Helping Kids With Positive Self-Talk


Too often, as teachers and parents, we hear our kids speak negatively about themselves. It’s frustrating and hurtful to hear. It can leave you feeling like a failure. The immediate reaction is to encourage your downtrodden student with positive words and upliftment. This is an important step, but it’s only half of the solution. Inspiration that yields no tangible results can do more harm than good in the long run. The good news is, there are ways to utilize both word and action to help your kids eliminate negative thinking for good and step on the path of positive self-talk. 


What is Negative Self-Talk


Before addressing the solution, let’s take a good look at the problem at hand: Negative Self-Talk. We all have an inner critic. It plays quite an important role in our thinking processes. Interestingly enough, the inner critic can motivate us in positive ways. For example, cautioning us not to over-eat. Or reminding us before making an unwise decision.


The problem develops once this inner voice becomes the first authority for most of life’s situations. For instance: “I can’t do it!”, “It’s too hard,” “it’s not good enough,” and worst of all, “I give up.” Negative self-talk is any inner dialogue within yourself that limits your abilities of self-belief and self-encouragement. It diminishes your capacity to make or see a positive change in your life. Negative self-talk is stressful and the biggest demotivator in the world.


Consequences of Negative Self-Talk


Unfortunately, excessive negative self-talk can have lasting detrimental effects. These destructive dialogues promote feelings of depression and helplessness. One large-scale study found that rumination and self-blame over negative life events were actually linked to a greater risk of mental health problems. Some other negative self-talk consequences include limited thinking, perfectionism (never being satisfied), and relationship challenges. At its worst, these negative thoughts can be impressed upon our peers, classmates, and those who support us the most.



Tips on How to Stop Negative Self-Talk 


Now that we comprehend the problem let’s look at how to solve it. Luckily, there are several ways to encourage more positive talk in our kids, our friends, and ourselves. The first and most imminent step is awareness. Before adding the good, we need to address the bad. This list focuses on helping younger learners, but everyone can use the techniques. Here’s a short step-by-step guide on how to confront negative self-talk with your kids:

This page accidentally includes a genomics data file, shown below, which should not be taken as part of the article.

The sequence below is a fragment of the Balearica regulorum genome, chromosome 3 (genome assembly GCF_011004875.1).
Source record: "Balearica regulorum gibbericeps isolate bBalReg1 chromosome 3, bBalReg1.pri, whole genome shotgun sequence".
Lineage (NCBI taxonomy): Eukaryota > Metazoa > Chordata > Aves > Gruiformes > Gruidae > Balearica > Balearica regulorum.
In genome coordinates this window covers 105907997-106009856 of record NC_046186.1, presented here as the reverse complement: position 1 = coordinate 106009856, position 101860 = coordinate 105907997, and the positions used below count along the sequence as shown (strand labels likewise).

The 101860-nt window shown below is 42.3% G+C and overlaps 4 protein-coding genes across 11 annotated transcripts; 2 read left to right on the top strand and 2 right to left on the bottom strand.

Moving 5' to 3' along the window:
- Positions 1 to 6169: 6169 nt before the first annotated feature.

1. Breathe

    When a child reacts verbally or physically negatively toward any task, the first step is to remind them to breathe. Help them come back to their center before that panicky feeling kicks in, which precedes overwhelm.
  2. Confront the thought

    The moment you have the opportunity, confront the negative thought that is hindering the youngster. Ask the child how they feel and listen to each of their frustrations. Your job is to determine the principal negative feeling. Keep it short and simple — no more than a sentence.

  3. Write it Down

    If possible, encourage the child to write down their feelings. Writing itself is a great centering practice, and oftentimes kids will feel better after consoling themselves. Another great exercise parents and kids can do together is writing down negative self-talk patterns and then writing the positive self-talk equivalent. 
  4. Determine the trigger

    As a leader, it’s important to note what’s triggering the child and carefully bring it to their attention. It’s almost always a deeper issue of some sort, and not ‘what’s happening right now.’ This can be hard for children to discover alone. Again, take note of the underlying patterns to form conclusions. 
  5. Replace with positivity

    Reinforce the positive equivalent of negative expressions. For example, if a child says, “I just can’t do it!”, encourage them that they can do it and that you’ll help them learn how. Tell them to speak to themselves as if they’re speaking to a close friend. In a classroom, this will also promote community and emotional teamwork.


Helping With Positive Self-Talk for Kids


Before students can change their self-talk habits, they have to change their belief system. The goal is to move from a fixed mindset to a growth mindset. When a student says, “I give up,” step forward with a new strategy to keep them going. Or when a child says, “I’ll never be smart,” remind them that being smart is an acquired skill and that you’ll help them learn it! When they compare their failures to their friend’s success, ask them how their friend went about succeeding. 


Addressing negative thinking is not enough. Saying “don’t think like that” or “keep trying” is not enough. Once teachers and adults begin showing kids how to achieve results, their mindsets will become more positive. Their words will naturally follow.